Thanks for all the helpful replies!
Especially for the tip about raid 10, I never used it before and didn’t know that’s what raid 10 was. It makes sense: 1+0 so well done to whoever designated the number.
I hadn’t realised that btrfs was “pretty dead”. I know Red Hat deprecated it but I’d thought it was still a decent choice for cases like this.
I can see that both btrfs and ZFS support raid10 with checksums so my next questions is, should I use ZFS without in-kernel support or kernel supported btrfs? ZFS looks more mature but what happens if people stop development to make it work with whatever kernel is in use in 5 years?
And actually I’ve just answered my own question in my mind while writing this response. I might as well include my question and own answer: My point was going to be that although I could move the data to a different filesystem before upgrading to a kernel that didn’t’ support it, I’d need enough free space to copy all my files from the 4 drives (or however many I have by then).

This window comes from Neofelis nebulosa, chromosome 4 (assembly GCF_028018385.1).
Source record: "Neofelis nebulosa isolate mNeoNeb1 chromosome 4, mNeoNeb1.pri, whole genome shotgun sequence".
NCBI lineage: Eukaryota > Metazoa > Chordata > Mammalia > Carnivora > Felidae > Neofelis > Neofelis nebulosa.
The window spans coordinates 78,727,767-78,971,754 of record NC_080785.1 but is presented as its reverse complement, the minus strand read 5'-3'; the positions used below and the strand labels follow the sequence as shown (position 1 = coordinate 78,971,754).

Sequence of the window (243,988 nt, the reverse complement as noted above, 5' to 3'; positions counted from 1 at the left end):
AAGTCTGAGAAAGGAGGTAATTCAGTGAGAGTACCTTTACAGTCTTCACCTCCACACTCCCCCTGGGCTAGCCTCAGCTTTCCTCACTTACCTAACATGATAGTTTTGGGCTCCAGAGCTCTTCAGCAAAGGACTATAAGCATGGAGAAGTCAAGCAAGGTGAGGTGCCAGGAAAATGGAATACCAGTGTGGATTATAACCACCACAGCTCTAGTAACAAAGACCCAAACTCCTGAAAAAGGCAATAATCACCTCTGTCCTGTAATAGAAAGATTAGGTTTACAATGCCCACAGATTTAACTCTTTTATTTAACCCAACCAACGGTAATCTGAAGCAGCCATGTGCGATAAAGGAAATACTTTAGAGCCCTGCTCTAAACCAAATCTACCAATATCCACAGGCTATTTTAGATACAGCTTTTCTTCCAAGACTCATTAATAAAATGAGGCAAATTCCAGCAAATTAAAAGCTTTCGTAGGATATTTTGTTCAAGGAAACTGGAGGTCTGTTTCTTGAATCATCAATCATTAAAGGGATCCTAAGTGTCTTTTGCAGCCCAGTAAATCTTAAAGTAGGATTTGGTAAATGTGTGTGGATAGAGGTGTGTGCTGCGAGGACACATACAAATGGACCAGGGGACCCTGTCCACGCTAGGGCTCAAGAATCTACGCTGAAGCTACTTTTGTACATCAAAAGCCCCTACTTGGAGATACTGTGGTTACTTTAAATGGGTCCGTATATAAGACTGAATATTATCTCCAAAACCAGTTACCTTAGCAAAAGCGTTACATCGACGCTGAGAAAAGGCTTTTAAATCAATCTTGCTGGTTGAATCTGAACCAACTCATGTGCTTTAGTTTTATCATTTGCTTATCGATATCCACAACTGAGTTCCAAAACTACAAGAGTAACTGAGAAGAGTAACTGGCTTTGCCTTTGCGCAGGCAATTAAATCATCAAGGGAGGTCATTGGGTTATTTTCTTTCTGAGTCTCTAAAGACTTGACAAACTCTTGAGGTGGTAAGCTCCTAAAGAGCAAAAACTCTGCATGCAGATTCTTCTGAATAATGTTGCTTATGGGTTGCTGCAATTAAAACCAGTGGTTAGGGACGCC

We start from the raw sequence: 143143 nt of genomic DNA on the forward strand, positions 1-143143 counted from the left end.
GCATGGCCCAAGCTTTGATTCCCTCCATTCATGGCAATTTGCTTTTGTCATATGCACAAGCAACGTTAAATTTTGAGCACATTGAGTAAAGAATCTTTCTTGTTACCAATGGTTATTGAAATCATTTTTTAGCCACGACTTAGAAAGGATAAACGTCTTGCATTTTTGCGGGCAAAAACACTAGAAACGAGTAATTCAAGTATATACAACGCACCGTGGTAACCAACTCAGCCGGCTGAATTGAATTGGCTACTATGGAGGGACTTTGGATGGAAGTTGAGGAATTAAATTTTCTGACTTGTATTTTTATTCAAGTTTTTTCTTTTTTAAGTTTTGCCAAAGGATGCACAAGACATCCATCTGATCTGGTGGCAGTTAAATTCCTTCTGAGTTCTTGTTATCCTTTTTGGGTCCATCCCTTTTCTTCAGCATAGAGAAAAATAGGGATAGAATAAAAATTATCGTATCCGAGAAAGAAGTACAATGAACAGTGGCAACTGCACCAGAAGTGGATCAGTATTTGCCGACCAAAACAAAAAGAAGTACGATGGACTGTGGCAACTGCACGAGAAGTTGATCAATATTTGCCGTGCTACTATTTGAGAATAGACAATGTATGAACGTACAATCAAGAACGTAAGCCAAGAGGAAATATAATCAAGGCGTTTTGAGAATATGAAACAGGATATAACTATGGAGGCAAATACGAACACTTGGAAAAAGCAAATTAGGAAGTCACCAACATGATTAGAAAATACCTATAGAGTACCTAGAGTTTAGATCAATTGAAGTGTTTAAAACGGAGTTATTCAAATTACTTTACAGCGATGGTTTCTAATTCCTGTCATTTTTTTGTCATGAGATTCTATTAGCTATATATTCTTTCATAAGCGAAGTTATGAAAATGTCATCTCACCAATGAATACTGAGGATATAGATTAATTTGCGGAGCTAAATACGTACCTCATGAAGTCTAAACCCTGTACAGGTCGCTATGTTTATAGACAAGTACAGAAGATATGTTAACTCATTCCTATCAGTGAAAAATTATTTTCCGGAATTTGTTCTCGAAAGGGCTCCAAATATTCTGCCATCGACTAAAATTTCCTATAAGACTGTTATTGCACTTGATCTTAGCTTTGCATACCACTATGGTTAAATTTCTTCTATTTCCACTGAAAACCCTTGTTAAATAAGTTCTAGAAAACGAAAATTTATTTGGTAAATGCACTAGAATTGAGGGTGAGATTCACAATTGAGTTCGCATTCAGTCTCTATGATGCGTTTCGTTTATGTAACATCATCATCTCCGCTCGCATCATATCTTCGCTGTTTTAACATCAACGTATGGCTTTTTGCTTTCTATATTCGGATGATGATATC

But, as I was typing I realised that I’m doing mirrored striping so I already have that space. I could scrub the filesystem, I then known that the data on both of the mirrors is fine, format 2 of the disks to a different filesystem and copy the data across then add mirroring on the new filesystem. So as long as s future filesystem supports moving from raid0 to raid10 this will never be an issue in my situation.
I just tried setting this up with ZFS and it was worryingly simple. I definitely didn’t feel like I earned it
If I’m only using them for storage is this still a consideration? I haven’t used a HDD as a boot drive since I got my first SSD in 2007 and don’t think it’ll ever be something I need. I have several spare 64gb and 128gb ssds that are too small for me to find a decent use for that I can use for a boot device if I ever want to play around with different OSs.